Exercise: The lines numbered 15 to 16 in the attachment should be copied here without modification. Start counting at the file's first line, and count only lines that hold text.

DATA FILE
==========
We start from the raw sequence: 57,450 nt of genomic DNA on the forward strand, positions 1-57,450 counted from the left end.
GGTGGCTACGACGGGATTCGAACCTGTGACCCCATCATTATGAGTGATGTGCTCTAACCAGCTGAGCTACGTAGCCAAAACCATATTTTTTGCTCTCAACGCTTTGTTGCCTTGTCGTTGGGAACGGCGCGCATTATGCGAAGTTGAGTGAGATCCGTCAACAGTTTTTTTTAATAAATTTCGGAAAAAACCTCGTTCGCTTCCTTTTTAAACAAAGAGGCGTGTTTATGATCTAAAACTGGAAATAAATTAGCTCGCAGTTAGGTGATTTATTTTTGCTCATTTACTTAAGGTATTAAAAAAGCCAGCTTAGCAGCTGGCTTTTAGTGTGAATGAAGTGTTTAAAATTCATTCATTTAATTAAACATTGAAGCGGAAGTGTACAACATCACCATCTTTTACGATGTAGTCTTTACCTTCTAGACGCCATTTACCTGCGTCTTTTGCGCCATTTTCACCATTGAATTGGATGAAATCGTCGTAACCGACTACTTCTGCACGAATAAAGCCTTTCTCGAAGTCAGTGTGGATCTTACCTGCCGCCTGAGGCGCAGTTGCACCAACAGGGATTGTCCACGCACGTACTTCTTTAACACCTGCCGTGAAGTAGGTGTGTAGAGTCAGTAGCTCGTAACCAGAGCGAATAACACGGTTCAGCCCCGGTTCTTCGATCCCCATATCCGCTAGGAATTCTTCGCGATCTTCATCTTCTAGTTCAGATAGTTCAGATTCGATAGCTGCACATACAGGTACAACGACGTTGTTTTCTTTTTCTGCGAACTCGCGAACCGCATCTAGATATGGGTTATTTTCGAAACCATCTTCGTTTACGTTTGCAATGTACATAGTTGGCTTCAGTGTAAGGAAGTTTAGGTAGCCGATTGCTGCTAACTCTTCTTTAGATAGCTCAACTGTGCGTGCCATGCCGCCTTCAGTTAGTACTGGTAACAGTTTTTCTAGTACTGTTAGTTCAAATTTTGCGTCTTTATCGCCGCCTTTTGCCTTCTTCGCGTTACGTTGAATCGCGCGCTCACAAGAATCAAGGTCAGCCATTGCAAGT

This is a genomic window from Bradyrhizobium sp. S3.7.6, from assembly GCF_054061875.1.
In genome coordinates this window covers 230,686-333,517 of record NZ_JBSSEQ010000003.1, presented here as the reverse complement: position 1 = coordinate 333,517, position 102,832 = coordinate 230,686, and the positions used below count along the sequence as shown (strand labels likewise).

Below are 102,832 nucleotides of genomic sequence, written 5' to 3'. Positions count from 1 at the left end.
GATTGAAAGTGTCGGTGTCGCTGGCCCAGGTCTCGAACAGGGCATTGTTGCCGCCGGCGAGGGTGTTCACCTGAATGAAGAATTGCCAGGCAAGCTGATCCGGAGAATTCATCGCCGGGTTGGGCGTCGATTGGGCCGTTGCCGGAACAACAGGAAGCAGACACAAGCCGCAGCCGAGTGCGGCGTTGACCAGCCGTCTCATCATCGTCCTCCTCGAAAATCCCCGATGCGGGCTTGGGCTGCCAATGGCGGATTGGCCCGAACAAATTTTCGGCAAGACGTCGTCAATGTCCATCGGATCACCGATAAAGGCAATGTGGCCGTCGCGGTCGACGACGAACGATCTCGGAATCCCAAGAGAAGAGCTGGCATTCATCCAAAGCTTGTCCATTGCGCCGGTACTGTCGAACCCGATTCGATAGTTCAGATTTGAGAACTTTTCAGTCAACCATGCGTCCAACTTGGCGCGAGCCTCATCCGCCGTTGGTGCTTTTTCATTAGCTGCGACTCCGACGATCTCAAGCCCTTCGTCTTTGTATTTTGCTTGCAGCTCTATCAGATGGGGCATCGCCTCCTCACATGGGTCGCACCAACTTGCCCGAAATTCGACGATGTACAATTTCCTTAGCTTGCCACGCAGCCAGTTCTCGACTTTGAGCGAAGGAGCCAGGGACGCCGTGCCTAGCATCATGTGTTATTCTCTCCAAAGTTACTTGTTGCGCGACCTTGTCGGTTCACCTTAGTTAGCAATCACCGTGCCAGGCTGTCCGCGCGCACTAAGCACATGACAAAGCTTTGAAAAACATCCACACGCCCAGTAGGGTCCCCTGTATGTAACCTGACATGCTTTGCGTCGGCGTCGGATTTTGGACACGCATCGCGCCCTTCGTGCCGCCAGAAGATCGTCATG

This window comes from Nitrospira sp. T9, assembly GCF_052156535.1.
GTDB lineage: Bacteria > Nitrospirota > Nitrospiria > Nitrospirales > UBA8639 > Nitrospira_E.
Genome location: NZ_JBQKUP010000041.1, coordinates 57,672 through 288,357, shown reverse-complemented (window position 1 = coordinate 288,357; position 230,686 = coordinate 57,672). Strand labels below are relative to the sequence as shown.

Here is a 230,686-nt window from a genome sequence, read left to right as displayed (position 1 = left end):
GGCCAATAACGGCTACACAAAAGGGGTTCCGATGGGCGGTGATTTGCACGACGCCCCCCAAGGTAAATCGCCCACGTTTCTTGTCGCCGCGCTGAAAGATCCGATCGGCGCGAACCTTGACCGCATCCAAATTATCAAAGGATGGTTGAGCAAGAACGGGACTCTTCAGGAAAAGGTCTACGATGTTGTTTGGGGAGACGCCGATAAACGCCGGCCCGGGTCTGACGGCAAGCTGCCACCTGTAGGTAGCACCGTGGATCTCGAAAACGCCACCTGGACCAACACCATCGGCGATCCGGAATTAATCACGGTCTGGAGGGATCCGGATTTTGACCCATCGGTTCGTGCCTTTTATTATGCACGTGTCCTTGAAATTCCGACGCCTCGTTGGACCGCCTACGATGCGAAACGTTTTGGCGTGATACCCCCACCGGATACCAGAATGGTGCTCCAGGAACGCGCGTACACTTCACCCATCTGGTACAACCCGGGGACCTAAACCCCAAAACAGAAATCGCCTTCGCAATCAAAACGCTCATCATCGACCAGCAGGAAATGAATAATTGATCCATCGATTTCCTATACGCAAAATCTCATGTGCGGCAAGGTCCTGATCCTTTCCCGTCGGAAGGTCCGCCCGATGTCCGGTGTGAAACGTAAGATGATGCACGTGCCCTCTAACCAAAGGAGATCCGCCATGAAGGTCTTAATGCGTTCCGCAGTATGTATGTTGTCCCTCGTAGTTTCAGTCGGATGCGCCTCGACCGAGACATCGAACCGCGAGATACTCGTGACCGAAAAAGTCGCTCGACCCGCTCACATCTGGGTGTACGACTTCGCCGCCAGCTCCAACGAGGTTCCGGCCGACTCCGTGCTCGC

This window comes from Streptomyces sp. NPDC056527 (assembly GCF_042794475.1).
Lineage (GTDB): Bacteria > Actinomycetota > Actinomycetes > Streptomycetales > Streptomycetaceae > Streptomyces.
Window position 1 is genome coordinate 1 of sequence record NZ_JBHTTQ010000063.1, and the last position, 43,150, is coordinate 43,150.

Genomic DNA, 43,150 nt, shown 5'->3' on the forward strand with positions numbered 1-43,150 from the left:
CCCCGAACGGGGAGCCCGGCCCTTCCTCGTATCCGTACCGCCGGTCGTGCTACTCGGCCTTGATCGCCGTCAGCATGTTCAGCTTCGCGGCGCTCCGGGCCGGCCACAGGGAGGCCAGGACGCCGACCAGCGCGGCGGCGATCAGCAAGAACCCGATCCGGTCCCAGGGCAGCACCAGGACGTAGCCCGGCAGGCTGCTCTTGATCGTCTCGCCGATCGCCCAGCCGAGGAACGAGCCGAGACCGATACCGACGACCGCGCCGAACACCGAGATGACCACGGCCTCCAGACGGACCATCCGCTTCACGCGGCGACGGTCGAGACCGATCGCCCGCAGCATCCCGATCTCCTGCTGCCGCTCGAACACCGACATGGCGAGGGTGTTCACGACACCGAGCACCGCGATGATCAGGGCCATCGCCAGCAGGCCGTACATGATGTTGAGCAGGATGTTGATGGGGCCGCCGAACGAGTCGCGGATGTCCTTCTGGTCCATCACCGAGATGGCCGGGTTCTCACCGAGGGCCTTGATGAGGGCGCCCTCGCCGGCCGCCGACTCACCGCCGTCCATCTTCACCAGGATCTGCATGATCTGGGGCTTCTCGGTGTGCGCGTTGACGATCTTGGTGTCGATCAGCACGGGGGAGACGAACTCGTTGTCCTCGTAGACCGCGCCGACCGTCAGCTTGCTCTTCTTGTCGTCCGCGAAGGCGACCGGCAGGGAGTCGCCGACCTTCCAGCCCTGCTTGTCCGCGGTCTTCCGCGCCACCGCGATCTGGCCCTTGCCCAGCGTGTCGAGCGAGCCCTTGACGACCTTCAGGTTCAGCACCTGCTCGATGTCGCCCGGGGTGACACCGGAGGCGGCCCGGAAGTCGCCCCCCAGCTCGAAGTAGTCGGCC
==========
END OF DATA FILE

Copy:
Genomic DNA, 43,150 nt, shown 5'->3' on the forward strand with positions numbered 1-43,150 from the left:
CCCCGAACGGGGAGCCCGGCCCTTCCTCGTATCCGTACCGCCGGTCGTGCTACTCGGCCTTGATCGCCGTCAGCATGTTCAGCTTCGCGGCGCTCCGGGCCGGCCACAGGGAGGCCAGGACGCCGACCAGCGCGGCGGCGATCAGCAAGAACCCGATCCGGTCCCAGGGCAGCACCAGGACGTAGCCCGGCAGGCTGCTCTTGATCGTCTCGCCGATCGCCCAGCCGAGGAACGAGCCGAGACCGATACCGACGACCGCGCCGAACACCGAGATGACCACGGCCTCCAGACGGACCATCCGCTTCACGCGGCGACGGTCGAGACCGATCGCCCGCAGCATCCCGATCTCCTGCTGCCGCTCGAACACCGACATGGCGAGGGTGTTCACGACACCGAGCACCGCGATGATCAGGGCCATCGCCAGCAGGCCGTACATGATGTTGAGCAGGATGTTGATGGGGCCGCCGAACGAGTCGCGGATGTCCTTCTGGTCCATCACCGAGATGGCCGGGTTCTCACCGAGGGCCTTGATGAGGGCGCCCTCGCCGGCCGCCGACTCACCGCCGTCCATCTTCACCAGGATCTGCATGATCTGGGGCTTCTCGGTGTGCGCGTTGACGATCTTGGTGTCGATCAGCACGGGGGAGACGAACTCGTTGTCCTCGTAGACCGCGCCGACCGTCAGCTTGCTCTTCTTGTCGTCCGCGAAGGCGACCGGCAGGGAGTCGCCGACCTTCCAGCCCTGCTTGTCCGCGGTCTTCCGCGCCACCGCGATCTGGCCCTTGCCCAGCGTGTCGAGCGAGCCCTTGACGACCTTCAGGTTCAGCACCTGCTCGATGTCGCCCGGGGTGACACCGGAGGCGGCCCGGAAGTCGCCCCCCAGCTCGAAGTAGTCGGCC